Rugby supporters wouldn’t know atmosphere if it slapped them across the face with a handbag. Rugby crowds don’t do singing or chanting. Their definition of witty is yelling “they’ve been doing it all day Ref!” When football teams lose, at least fans round on their own players and coach rather than some phantom of fate.

It goes without saying that I didn’t want to enjoy the Rugby World Cup. I wanted it over and done with as soon as humanly possible. But having said all of this, New Zealand may never host anything as big as this again in my lifetime. It would be belligerence of the worst kind not to take a peek at some of it. So I queued on a train platform and packed into the crush of downtown Auckland to watch the opening ceremony (which was fabulous) and the fireworks (stunning) at ‘Party Central’ (wonderful atmosphere).

Of course, I can’t possibly watch the All Blacks – all my street cred would be gone. But I did begrudgingly fork over $300 for two tickets to a game – Australia vs Italy. Naturally.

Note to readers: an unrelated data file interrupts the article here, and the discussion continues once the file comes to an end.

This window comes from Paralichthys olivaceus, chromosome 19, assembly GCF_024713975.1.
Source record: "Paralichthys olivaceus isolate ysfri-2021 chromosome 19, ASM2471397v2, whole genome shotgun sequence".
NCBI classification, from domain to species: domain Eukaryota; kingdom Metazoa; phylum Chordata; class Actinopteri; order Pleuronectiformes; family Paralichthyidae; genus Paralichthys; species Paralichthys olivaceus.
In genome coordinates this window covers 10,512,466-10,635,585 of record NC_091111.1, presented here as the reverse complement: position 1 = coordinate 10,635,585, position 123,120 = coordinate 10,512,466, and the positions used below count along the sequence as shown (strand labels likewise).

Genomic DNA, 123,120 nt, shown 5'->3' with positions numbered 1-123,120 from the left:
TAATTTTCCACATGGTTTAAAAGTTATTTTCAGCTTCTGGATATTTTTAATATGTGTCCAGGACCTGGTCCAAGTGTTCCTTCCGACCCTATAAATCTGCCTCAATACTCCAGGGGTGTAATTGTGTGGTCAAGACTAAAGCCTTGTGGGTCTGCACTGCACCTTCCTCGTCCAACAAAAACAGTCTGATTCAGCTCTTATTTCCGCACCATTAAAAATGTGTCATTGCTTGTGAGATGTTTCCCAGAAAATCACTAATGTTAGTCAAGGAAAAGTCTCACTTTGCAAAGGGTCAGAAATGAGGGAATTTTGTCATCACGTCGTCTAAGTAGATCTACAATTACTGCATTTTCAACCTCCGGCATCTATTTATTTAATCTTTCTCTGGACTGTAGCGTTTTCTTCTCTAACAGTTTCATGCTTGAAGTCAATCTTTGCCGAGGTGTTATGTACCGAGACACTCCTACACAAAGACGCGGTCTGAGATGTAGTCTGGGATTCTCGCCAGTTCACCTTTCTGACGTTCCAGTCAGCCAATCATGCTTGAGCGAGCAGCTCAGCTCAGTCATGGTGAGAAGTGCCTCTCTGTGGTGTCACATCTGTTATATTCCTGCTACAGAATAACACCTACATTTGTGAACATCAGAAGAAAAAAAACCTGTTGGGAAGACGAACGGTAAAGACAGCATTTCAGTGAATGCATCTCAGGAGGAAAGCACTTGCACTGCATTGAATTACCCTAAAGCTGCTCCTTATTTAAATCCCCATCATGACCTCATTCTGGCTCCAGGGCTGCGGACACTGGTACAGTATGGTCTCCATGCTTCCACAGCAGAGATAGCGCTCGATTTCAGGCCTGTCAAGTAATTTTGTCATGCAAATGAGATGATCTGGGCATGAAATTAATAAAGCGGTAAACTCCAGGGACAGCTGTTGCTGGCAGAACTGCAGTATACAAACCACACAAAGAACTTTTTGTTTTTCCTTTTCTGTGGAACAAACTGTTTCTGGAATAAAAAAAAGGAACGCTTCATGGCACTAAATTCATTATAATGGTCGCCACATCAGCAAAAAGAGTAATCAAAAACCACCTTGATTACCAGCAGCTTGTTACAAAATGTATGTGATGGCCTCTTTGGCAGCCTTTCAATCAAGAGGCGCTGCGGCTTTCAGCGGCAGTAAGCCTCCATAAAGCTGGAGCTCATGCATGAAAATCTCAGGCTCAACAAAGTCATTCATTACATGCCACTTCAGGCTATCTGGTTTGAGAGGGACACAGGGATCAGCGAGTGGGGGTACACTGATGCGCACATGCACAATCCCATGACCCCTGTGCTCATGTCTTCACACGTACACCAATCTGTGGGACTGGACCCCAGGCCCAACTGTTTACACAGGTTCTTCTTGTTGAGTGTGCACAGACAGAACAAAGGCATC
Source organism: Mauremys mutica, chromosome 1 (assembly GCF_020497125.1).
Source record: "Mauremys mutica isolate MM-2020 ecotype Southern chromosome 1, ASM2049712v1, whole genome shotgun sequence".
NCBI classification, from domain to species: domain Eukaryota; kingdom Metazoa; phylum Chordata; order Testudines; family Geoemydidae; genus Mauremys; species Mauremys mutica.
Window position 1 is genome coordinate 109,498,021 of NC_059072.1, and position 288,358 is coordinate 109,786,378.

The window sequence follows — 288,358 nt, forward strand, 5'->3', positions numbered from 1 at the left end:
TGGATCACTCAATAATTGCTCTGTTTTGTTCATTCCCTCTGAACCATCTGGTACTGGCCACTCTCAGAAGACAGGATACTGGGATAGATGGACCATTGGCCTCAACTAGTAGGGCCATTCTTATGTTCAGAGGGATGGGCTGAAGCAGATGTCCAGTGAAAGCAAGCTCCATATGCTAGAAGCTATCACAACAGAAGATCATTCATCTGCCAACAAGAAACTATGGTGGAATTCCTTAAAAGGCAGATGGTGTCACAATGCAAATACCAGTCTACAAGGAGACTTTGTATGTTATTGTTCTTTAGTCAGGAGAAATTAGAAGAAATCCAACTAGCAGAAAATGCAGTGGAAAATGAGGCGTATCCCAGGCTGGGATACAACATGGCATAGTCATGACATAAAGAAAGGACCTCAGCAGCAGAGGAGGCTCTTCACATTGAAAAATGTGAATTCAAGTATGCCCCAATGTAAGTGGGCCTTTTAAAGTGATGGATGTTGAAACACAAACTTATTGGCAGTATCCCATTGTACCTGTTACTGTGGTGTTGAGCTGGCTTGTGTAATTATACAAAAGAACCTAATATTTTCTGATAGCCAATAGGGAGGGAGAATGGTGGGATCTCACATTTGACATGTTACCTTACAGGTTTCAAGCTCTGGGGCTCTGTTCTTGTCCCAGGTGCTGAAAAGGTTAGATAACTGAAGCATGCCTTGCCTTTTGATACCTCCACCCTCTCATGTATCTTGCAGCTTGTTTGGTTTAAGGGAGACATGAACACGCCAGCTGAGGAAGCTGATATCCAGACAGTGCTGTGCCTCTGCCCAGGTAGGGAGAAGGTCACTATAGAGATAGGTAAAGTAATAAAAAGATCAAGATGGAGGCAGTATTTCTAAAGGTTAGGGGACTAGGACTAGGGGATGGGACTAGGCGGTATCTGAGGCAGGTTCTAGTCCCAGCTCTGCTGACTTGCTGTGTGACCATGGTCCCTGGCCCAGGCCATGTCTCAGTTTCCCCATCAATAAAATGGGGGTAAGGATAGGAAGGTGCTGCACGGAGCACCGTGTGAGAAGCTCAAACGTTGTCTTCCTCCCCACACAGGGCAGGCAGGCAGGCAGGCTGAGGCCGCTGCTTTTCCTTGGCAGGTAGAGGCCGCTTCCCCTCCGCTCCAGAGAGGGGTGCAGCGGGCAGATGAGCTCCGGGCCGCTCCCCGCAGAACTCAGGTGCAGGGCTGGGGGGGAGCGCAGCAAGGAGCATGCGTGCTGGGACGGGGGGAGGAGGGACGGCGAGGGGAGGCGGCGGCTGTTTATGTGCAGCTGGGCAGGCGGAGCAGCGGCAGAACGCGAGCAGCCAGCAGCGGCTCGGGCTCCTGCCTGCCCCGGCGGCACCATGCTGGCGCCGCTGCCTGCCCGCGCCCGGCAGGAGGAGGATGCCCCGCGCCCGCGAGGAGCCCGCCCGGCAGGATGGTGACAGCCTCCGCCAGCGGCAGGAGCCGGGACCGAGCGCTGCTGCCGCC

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I returned home from the game pretty satisfied. I would have liked a win for gli azzurri. Of course, that was never really going to happen. Although at half time with the score at 6-6, it looked possible. It was also mildly disappointing not to get a reaction from the odious Australians sitting behind us when I repeatedly tried to get a chant of “Faaaabio Grosso” started. Nobody else had the faintest idea what I was talking about. Humph. Rugby fans don’t know anything.

Right! That’s enough oval ball nonsense for one lifetime. I’ve done my bit for the proudest month in our nation’s history (snort). Back to blogging about real football.

In closing, I want to leave you with this. Because regardless of how bad us real football fans think we’ve got it in New Zealand, we must always remember that there are others who have it far worse.

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Enzo Giordani

A grassroots sports photography enthusiast based in Auckland, New Zealand, and a fan of the most magnificent football club on earth - A.S. Roma.

7 replies

  1. Their definition of witty is yelling “they’ve been doing it all day Ref!”

    …this is a darn sight wittier than anything I’ve ever experienced at the cake tin watching the Phoenix play. It’s Noel bloody Coward, really.